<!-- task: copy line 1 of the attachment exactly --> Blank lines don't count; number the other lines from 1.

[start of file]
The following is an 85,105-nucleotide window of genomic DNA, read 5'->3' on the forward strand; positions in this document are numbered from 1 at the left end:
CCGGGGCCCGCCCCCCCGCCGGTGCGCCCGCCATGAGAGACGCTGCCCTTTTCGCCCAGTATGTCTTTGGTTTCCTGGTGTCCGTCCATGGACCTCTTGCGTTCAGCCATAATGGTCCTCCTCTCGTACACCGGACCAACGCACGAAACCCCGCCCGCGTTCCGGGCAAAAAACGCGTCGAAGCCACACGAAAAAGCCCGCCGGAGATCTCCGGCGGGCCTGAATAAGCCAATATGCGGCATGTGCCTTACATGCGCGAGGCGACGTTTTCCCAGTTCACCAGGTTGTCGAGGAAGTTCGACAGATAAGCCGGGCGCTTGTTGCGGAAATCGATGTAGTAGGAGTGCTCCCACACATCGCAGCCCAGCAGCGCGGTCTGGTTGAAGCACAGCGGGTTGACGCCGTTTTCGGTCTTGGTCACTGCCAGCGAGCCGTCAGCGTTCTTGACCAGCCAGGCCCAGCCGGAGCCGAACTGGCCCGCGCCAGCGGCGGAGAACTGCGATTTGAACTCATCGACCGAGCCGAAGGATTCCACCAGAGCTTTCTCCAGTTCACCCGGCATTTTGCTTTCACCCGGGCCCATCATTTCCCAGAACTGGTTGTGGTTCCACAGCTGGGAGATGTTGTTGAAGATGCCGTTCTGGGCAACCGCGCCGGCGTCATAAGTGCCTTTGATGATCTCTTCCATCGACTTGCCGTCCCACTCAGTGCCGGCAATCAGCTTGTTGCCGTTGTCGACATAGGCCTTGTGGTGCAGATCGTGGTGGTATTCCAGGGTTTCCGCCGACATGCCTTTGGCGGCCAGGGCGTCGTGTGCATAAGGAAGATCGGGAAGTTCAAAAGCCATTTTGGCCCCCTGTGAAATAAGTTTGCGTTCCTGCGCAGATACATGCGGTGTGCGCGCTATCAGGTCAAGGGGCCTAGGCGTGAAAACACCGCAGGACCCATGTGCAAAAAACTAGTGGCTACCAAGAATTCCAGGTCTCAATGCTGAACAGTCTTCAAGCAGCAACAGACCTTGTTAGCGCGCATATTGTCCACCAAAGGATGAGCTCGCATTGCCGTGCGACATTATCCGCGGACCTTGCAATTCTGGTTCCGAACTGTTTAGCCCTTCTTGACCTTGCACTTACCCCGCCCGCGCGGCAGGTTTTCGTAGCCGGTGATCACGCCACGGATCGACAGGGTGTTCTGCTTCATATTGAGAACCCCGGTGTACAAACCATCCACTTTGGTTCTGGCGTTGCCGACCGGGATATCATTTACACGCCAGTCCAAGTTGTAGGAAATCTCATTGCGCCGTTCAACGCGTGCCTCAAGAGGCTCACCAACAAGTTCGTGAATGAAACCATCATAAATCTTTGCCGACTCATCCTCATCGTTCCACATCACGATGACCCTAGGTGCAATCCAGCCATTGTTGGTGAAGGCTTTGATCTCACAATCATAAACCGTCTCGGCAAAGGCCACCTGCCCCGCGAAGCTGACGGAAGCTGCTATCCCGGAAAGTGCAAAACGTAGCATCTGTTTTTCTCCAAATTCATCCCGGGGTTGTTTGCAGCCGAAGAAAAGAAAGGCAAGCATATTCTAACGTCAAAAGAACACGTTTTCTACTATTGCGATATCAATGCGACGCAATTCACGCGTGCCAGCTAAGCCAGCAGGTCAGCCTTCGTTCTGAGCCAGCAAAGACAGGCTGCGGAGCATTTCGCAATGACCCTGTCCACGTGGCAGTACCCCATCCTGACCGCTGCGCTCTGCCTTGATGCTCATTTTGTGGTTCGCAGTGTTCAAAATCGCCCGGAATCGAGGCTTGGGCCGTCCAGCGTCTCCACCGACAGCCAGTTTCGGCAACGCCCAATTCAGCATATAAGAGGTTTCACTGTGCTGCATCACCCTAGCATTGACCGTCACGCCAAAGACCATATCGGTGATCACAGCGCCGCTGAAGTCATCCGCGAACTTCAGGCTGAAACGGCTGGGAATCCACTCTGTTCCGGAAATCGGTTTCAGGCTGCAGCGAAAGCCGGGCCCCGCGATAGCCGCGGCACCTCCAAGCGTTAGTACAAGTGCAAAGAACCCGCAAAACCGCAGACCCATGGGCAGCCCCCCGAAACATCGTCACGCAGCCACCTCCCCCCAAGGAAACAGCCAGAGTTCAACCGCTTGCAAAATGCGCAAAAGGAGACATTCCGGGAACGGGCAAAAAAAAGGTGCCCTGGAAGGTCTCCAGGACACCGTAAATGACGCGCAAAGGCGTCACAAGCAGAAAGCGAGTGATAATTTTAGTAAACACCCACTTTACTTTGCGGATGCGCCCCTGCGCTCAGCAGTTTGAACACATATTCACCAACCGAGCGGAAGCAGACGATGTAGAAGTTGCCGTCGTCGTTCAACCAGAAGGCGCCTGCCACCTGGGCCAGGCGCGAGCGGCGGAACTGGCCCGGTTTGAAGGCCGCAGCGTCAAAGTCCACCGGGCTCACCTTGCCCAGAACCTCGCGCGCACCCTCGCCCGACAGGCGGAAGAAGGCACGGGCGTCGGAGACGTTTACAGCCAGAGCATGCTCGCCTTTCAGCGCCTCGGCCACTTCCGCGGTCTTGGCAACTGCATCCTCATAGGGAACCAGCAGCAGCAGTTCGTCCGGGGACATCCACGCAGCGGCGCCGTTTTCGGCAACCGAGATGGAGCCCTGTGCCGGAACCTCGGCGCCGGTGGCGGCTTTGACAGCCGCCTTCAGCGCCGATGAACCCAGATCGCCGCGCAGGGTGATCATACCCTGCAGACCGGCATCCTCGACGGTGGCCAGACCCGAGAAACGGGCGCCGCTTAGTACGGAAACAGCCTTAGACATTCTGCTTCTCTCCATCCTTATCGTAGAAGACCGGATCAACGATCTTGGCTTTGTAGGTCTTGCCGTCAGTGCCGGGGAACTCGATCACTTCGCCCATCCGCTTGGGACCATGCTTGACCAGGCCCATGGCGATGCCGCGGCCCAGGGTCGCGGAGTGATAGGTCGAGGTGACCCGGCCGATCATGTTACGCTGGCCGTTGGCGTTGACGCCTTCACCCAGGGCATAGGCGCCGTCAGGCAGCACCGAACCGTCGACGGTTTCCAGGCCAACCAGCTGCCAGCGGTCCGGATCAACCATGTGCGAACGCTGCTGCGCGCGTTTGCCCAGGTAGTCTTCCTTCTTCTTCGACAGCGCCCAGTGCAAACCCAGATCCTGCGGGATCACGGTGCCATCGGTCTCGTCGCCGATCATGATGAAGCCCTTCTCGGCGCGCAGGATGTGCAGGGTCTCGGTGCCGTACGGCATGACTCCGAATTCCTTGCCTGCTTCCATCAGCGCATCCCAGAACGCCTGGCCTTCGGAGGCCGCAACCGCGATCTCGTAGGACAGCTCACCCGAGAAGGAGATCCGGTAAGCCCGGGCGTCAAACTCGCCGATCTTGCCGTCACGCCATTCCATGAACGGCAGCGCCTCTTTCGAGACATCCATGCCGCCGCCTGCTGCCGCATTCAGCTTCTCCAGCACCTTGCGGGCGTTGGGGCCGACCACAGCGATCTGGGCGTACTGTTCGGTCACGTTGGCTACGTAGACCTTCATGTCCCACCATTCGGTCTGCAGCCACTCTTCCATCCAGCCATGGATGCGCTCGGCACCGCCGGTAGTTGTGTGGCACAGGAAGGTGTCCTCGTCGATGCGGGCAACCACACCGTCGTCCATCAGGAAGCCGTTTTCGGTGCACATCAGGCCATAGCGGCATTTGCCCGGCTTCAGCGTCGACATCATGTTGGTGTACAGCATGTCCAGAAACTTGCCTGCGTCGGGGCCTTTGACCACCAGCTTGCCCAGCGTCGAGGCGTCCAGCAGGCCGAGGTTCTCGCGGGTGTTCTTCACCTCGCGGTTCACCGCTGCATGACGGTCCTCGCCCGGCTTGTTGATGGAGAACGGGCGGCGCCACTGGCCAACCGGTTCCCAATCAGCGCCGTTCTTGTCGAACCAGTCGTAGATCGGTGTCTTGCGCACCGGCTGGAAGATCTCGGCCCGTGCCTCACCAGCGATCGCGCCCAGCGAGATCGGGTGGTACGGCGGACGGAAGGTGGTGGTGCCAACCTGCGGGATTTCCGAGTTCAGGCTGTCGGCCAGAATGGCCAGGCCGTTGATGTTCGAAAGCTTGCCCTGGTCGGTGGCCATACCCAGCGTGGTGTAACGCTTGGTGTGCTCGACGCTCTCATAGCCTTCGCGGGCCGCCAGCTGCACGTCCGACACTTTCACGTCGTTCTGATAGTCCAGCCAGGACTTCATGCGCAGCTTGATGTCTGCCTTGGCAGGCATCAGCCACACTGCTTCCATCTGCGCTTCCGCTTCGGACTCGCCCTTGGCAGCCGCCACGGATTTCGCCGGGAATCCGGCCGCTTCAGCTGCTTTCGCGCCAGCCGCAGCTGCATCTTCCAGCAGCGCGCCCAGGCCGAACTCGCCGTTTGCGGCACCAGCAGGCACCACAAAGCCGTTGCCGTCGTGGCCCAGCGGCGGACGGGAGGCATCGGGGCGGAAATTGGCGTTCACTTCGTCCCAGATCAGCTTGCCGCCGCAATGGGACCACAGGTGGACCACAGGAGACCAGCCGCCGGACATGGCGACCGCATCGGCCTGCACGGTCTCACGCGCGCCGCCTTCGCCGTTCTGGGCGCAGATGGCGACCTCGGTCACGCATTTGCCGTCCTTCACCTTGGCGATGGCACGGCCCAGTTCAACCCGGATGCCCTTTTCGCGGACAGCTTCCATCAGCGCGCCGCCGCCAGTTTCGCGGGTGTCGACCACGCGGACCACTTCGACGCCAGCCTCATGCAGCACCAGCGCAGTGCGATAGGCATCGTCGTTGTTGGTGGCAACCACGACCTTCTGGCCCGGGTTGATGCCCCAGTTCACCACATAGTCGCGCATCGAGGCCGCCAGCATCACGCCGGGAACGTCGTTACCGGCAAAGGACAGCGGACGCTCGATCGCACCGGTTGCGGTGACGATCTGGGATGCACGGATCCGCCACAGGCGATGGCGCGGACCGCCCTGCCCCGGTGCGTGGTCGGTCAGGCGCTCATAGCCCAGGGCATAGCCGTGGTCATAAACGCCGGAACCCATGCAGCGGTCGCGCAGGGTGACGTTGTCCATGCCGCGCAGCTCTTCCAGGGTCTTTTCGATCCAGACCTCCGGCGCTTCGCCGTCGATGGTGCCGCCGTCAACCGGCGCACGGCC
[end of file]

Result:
The following is an 85,105-nucleotide window of genomic DNA, read 5'->3' on the forward strand; positions in this document are numbered from 1 at the left end: